The only other change I did was to replace the OEM idler arm in the steering linkage with a heavy duty one made by Moog. The arm itself was much thicker, and the bracket where it attached to the frame was twice as thick as the OEM idler arm. It also had grease fittings on both pivots.
So that was it for the chassis. Pretty stock, really, with just a few carefully chosen aftermarket parts.
I already knew that the engine was going to be pretty stout, and without spending a significantly greater amount of money, it was going to make about as much power as I could reasonably expect, which led me to ponder what else could I do to make it faster?
A famous race car designer once said: “More power makes you faster on the straights; Less weight makes you faster everywhere”.
OK, I’ll make it lighter! But how?
There’s an old saying in the aircraft industry: “The best way to remove one hundred pounds is to find 1600 places and remove one ounce”.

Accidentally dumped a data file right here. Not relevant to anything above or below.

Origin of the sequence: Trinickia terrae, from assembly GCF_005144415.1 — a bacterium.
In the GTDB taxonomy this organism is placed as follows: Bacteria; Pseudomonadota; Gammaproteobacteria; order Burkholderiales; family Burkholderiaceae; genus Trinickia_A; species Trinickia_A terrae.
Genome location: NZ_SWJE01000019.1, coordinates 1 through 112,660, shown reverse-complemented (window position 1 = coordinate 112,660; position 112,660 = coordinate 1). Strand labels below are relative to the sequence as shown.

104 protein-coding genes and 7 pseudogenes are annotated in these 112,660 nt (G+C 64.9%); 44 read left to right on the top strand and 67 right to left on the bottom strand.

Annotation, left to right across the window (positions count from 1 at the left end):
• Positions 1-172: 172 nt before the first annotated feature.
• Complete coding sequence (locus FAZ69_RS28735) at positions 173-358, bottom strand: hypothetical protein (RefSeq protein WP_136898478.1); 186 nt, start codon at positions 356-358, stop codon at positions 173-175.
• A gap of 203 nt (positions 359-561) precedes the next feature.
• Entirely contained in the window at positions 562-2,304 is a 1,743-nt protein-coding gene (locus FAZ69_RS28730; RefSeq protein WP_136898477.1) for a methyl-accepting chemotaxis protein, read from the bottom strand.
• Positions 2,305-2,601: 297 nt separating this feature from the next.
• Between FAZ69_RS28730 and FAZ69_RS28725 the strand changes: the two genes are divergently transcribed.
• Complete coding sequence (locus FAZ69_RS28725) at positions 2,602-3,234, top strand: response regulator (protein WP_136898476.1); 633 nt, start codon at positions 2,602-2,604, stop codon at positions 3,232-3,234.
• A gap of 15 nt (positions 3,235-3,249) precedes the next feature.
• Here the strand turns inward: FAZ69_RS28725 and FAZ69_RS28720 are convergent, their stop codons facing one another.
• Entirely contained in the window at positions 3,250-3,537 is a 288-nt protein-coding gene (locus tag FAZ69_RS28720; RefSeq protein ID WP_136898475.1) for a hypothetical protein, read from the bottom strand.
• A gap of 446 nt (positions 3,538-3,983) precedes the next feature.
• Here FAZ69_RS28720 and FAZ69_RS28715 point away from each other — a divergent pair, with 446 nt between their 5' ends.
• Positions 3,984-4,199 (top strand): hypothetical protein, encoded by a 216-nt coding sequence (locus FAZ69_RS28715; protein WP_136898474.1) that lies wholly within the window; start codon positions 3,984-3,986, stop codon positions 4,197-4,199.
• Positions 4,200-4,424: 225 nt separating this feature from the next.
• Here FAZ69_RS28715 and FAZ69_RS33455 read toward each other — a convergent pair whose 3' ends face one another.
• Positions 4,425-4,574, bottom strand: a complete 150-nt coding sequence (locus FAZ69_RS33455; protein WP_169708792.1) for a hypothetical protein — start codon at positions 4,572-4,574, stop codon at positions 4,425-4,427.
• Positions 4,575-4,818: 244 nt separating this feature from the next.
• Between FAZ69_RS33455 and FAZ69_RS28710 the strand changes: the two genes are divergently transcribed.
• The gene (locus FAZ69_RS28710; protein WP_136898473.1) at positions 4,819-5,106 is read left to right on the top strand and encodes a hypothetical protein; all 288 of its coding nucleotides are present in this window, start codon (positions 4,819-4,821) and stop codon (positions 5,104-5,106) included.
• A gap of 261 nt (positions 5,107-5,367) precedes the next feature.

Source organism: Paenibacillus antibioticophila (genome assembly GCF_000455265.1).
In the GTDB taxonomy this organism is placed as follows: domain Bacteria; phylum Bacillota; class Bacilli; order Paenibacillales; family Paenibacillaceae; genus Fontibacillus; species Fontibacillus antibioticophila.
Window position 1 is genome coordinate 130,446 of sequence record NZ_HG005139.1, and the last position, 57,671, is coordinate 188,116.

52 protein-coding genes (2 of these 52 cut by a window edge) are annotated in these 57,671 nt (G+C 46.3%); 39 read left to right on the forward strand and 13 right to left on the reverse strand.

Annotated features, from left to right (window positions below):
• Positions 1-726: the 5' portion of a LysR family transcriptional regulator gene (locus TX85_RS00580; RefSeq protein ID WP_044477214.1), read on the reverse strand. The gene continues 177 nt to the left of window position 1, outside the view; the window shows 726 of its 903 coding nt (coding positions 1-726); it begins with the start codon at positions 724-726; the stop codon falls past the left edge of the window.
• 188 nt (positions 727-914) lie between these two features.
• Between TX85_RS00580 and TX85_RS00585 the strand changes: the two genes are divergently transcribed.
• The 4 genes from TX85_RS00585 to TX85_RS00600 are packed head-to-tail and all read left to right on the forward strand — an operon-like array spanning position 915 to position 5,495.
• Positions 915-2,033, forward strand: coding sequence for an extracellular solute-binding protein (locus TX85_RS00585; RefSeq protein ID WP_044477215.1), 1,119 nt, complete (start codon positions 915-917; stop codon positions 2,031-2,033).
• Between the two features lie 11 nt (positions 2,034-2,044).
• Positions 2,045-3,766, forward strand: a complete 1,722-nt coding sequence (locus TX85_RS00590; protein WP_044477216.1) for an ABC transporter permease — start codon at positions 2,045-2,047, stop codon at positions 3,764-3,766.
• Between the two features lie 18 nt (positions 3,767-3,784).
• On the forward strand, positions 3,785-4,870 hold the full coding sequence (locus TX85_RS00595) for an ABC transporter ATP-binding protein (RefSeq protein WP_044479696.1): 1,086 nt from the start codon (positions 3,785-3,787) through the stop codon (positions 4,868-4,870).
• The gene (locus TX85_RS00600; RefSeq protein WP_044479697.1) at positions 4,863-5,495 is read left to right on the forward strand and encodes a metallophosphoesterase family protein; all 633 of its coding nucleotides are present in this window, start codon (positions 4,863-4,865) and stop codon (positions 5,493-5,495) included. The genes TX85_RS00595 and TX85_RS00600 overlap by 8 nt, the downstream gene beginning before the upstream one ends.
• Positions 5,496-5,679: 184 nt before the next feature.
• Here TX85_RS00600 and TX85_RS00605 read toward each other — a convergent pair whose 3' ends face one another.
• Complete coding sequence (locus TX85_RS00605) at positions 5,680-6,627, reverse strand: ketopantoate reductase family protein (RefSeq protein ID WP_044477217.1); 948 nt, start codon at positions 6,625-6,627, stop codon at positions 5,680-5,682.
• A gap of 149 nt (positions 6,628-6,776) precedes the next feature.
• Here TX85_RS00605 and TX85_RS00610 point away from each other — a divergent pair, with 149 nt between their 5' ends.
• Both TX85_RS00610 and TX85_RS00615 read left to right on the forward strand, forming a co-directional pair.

I took both sayings to heart, and started looking for “1600 places to remove one ounce”!
Since this was going to be a one or two passenger vehicle, and was not going to be a daily driver, the back seat, seat belts, and mounting hardware could be pulled out. This saved 30 pounds, and got me thinking about how to get more weight out of the car.
Since I was going to relocate the battery out of the engine compartment for better weight distribution, I had to pull the carpet out to run the new cable. I had to pull the front seats (35 pounds each!) out of the car to get the carpet out, and I noticed all these asphalt-and-paper sound deadening pads absolutely everywhere. They were under the carpet, under the seats, under the dash, stuck to the firewall...just all over the place. After I pulled them all out and dumped them on the scale, I realized I’d just pulled another 25 pounds out of the car! This got me really going.